Ireland by their residence, and perhaps influenced by conscience
and by oath. Besides, the 6th of George I. is enacting, as to the
appealing, as well as the judicative power. If the former part
stands, we are divested of our supreme judicature by an actual
exercise of your supreme legislative power, and then a partial
repeal would be defective upon principles legislative, as well as
jurisdictive. You can't cede yoHr legislative claim, and enjoy
your jurisdictive under its authority and exercise; and the whole
law must (if the claim of legislature is ceded) fall totally. The


question then between the two nations is thus reduced to one
point : Will England cede the claim of supremacy ? You seem
willing to cede it. Your arguments have led to it. When I say
your arguments, I mean the liberal and enlightened part of Eng-
land. Both nations, by what they have said — one by what it has
admitted, and the other by what it has asserted — have made the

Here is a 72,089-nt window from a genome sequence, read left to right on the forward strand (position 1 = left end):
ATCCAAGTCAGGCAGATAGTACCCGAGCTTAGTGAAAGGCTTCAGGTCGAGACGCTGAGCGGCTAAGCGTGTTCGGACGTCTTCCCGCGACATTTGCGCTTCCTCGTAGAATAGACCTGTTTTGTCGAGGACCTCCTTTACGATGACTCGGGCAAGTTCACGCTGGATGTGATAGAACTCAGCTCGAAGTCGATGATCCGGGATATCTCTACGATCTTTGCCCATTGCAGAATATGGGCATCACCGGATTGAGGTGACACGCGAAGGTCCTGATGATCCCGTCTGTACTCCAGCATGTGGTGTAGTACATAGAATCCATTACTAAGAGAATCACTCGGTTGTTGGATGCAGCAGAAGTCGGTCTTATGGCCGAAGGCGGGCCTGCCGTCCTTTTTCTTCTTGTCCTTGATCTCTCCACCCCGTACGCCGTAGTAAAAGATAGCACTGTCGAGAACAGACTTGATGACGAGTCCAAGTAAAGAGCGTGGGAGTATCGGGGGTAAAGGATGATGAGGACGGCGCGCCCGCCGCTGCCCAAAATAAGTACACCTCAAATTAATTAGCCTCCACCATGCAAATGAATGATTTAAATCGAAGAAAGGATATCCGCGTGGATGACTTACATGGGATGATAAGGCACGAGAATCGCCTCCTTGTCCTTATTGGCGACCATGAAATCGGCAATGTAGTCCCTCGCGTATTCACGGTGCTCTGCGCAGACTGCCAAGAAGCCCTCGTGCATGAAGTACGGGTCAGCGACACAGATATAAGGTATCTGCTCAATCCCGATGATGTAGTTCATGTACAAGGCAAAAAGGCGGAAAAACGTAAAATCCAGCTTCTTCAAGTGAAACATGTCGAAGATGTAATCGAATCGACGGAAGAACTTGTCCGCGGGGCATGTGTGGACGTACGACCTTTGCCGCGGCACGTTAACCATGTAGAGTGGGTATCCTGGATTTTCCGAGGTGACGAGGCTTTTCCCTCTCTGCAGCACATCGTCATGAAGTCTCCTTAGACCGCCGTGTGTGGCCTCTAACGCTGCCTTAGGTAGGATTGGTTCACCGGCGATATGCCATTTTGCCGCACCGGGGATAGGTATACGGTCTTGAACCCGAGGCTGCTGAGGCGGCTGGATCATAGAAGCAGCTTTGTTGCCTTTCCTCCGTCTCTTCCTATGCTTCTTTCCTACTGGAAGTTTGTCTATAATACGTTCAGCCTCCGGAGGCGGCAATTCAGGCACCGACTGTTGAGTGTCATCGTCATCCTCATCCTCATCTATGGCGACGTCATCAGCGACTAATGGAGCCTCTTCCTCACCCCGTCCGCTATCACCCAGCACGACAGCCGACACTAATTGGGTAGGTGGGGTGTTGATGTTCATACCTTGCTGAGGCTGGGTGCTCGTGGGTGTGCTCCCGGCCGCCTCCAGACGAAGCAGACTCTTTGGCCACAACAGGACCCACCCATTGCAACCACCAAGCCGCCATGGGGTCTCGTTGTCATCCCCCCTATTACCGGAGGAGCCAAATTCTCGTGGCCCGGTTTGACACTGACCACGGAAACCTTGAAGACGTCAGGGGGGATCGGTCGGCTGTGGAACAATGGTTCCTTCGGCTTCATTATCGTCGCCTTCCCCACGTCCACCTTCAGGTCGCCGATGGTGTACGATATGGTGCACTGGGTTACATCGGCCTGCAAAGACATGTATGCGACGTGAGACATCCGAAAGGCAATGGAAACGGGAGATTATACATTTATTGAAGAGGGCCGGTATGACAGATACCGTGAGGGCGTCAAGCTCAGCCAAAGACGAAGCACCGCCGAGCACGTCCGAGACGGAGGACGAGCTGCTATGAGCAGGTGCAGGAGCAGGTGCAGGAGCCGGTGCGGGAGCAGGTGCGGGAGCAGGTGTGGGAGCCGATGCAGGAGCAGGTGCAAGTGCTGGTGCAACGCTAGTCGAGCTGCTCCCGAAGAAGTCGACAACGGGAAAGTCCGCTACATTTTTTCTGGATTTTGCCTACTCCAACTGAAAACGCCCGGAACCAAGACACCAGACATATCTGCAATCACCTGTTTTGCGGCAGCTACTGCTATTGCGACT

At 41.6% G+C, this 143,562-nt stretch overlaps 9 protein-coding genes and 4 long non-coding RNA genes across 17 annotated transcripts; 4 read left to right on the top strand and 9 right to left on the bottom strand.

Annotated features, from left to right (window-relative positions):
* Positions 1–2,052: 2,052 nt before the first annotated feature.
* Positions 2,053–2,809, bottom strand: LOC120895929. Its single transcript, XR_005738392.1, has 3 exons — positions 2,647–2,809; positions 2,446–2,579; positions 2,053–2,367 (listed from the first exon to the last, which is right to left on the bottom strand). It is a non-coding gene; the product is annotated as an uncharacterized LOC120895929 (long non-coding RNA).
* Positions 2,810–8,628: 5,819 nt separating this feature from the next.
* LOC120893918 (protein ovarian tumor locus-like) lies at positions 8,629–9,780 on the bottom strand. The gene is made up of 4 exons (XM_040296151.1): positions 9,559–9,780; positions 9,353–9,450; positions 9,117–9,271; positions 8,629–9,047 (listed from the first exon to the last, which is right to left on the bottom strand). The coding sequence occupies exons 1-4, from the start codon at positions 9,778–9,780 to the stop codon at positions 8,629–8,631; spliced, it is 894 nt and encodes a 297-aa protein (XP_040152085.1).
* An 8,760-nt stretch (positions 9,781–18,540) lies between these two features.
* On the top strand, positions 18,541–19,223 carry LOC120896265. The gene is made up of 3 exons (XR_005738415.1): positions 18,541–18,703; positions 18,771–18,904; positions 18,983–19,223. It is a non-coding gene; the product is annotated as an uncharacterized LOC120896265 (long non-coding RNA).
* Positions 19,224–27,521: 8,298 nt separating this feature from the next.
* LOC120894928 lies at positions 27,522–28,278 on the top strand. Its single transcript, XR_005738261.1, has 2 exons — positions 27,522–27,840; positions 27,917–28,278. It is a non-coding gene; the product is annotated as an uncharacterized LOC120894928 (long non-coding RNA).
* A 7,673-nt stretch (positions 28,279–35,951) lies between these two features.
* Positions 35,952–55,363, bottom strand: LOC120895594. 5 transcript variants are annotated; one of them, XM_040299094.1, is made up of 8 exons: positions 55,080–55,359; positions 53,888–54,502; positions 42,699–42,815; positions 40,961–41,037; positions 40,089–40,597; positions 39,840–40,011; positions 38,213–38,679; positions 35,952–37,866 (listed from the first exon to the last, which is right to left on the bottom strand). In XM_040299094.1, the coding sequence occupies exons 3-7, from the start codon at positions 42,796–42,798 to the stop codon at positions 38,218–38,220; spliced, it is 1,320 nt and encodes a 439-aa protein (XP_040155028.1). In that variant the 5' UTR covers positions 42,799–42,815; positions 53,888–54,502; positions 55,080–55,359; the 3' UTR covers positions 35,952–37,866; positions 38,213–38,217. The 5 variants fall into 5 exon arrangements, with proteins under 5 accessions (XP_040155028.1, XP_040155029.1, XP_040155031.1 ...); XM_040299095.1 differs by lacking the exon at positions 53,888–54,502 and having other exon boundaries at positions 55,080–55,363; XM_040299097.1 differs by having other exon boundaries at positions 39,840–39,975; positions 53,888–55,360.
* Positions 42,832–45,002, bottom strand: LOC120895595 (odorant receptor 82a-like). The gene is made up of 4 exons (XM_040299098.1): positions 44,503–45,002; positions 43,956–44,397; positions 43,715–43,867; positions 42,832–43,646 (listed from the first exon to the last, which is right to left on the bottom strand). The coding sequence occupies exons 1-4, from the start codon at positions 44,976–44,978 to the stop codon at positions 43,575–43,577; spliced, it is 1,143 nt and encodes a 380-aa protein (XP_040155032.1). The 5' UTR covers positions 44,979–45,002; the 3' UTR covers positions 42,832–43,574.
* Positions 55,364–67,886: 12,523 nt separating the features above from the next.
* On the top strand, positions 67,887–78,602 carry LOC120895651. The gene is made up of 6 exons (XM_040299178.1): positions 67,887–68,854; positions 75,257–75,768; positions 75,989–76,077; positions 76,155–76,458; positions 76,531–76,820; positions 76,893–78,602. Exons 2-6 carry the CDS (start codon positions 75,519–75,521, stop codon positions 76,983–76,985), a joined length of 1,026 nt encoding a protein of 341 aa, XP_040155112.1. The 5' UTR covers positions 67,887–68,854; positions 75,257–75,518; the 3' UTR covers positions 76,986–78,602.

claim of England impracticable. The reserve of that claim of
course becomes unprofitable odium, and the relinquishment is an
acquisition of affection without a loss of power. Thus the ques-
tion between the two nations is brought to a mere punctilio : Can
England cede with dignity ? I submit she can ) for if she has
consented to enable his Majesty to repeal all the laws respecting
America, among which the Declaratory Act is one, she can with
more majesty repeal the Declaratory Act against Ireland, who has
declared her resolution to stand and fall with the British nation,
and has stated her own rights by appealing not to your fears, but
your magnanimity. You will please to observe in our Address a
veneration for the pride, as well as a love for the liberty of Eng-
land. You will see in our manner of transmitting the Address,
we have not gone to Castle with volunteers as in 1779. It was
expedient to resort to such a measure with your predecessors in
office. In short, Sir, you will see in our requisition nothing but
what is essential to the liberty and composure of our country, and
consistent with the dignity and interest of the other. These
things granted, your Administration in Ireland will certainltj meet
with great support. I mean national as well as parliamentary.
In consequence of these things, some laws will be necessary — an
act to quiet property held under former judgments or decrees in
England; a Mutiny Bill; a Bill to modify Poynings's Law. Pos-